It’s been a very long time since I made the decision to switch careers and study medicine. I still remember the day of that decision so clearly. It was a sunny Sunday morning in September, the kind with that newly warm air that signals winter is almost over. That wind that brings excitement and promise and a sense that everything is going to be okay. I sat up and proclaimed to my future husband that I was going to do medicine. I can’t remember his response. I just remember it striking me like a bell.
The lead up to that of course, was all the stuff of life, a job that I hated, a personality that didn’t fit with it, a less-than-straightforward childhood, a friend who suggested medicine. And at the time I found it so hard to quantify why I wanted to do it. It was medicine right? Who wouldn’t want to do it? Wasn’t it the pinnacle of everything? That noble field of saving lives that came with the added bonus of sounding impressive to everyone you met. And sure, I didn’t mind anatomy!
Oh medicine, if I knew then what I knew now. I’m not going to tell you I was naive and that I hate my job. I don’t hate my job. And everyone is naive when they enter anything. What I will tell you is that medicine took my innocence about people away. The world I lived in then is so different to the world I live in now and some days I would give anything to go back to that. Things happen to people that you didn’t know could happen to people. People do things to people that you didn’t know could be done. And you see things that you can never un-see, that change you forever. Those days of innocent hobbies and social lives are gone, replaced with long hours, and soul draining sights and stories.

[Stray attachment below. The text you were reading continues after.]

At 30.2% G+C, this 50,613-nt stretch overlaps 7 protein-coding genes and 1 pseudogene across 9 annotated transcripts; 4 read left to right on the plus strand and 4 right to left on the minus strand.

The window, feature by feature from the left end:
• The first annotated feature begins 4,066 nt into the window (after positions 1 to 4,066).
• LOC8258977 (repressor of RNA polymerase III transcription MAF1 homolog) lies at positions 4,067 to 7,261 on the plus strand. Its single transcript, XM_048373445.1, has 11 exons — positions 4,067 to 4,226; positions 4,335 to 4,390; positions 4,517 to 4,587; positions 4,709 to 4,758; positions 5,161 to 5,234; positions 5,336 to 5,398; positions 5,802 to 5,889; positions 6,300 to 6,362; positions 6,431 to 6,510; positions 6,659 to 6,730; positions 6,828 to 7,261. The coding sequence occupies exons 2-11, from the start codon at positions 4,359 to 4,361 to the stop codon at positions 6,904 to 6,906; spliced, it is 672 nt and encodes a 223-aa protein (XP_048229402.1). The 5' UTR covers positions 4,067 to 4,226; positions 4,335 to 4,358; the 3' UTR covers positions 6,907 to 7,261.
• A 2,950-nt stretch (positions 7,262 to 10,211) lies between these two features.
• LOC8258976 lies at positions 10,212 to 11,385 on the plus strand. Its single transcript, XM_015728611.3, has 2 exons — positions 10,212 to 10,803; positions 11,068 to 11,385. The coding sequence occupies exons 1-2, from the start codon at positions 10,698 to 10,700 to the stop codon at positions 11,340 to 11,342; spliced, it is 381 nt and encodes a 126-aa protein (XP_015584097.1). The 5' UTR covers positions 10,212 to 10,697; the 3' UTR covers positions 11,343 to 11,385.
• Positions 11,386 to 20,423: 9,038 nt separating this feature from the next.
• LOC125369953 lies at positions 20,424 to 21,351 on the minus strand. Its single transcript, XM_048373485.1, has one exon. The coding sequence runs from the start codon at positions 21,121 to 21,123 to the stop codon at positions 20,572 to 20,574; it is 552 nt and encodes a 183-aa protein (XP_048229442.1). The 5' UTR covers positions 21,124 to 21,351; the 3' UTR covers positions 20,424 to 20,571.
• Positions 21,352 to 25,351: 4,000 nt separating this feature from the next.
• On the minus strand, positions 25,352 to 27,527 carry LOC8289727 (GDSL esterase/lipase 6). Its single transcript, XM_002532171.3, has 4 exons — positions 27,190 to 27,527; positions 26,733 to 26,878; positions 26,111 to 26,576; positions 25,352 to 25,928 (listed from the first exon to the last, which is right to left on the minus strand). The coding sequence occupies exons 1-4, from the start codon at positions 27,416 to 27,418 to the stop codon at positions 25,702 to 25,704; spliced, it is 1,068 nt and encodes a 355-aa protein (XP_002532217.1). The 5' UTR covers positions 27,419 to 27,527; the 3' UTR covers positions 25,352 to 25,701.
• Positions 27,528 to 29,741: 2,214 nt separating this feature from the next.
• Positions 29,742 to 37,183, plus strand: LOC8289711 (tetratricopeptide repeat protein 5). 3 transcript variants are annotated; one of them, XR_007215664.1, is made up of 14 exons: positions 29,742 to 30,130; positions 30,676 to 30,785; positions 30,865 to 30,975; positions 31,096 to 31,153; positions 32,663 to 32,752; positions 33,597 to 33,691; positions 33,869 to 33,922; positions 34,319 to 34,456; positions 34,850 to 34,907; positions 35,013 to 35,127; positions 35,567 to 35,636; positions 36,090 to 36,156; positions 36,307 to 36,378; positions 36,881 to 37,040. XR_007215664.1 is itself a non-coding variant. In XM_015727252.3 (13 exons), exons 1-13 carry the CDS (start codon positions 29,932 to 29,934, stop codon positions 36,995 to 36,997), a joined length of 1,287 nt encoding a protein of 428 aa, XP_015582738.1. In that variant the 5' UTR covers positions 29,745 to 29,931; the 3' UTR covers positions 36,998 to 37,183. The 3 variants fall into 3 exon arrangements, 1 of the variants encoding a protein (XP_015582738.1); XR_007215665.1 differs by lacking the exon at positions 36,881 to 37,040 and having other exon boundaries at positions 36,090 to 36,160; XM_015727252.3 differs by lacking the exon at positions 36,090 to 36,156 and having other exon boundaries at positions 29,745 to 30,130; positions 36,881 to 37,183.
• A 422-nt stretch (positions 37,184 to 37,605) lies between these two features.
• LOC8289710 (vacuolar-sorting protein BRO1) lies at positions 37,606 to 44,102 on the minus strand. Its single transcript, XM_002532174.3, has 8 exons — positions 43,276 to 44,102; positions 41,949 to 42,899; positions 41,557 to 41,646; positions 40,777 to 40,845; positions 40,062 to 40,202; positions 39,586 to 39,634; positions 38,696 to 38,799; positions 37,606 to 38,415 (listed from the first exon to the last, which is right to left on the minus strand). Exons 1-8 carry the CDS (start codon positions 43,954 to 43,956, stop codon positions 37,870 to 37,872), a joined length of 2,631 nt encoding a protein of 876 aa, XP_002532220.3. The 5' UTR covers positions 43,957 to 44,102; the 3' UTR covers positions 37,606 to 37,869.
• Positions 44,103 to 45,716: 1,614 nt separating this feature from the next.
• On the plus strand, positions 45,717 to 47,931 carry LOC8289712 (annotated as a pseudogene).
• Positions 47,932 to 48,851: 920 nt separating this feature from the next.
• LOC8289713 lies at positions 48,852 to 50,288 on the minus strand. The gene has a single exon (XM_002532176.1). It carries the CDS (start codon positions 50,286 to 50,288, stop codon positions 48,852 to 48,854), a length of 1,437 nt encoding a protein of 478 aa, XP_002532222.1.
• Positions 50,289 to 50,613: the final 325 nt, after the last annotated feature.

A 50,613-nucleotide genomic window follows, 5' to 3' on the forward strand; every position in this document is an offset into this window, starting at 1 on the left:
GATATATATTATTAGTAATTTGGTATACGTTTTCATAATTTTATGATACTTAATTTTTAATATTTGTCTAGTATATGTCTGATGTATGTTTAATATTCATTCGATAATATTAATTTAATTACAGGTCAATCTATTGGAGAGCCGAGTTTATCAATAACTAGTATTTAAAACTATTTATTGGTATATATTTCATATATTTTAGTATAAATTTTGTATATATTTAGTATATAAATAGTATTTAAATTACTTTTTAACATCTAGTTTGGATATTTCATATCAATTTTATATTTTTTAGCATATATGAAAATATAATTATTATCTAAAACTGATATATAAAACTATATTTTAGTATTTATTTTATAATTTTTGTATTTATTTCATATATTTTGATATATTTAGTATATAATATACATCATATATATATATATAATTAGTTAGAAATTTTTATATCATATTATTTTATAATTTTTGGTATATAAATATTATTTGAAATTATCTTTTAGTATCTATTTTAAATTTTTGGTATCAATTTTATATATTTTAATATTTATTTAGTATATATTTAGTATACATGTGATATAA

In time it gets better, your soul gets less drained, the stories are carefully compartmentalised into what is in your control and what is not. But you get harder. You become the person who was insensitive toward you once upon a time, and not because you don’t care, but because you’ve simply seen so much horror, that your threshold for what truly hurts is way above everyone elses.
I wanted to help people. And to some extent I do. But in hindsight that wasn’t specific enough. Help people how? People need so much more from other people than a plaster of paris or a prescription for tablets. Would I have chosen a path that helped people be healthy and happy if I knew what I know now? Because a huge proportion of the hospital aren’t there because they want to be healthy and happy. Which population group do you help? Those that want to be helped or those that don’t?
If you’re thinking about why you want to do medicine, don’t go and ask doctors why they like their job. Ask them how medicine has changed them. See if you want that for you, and if you do, go for it.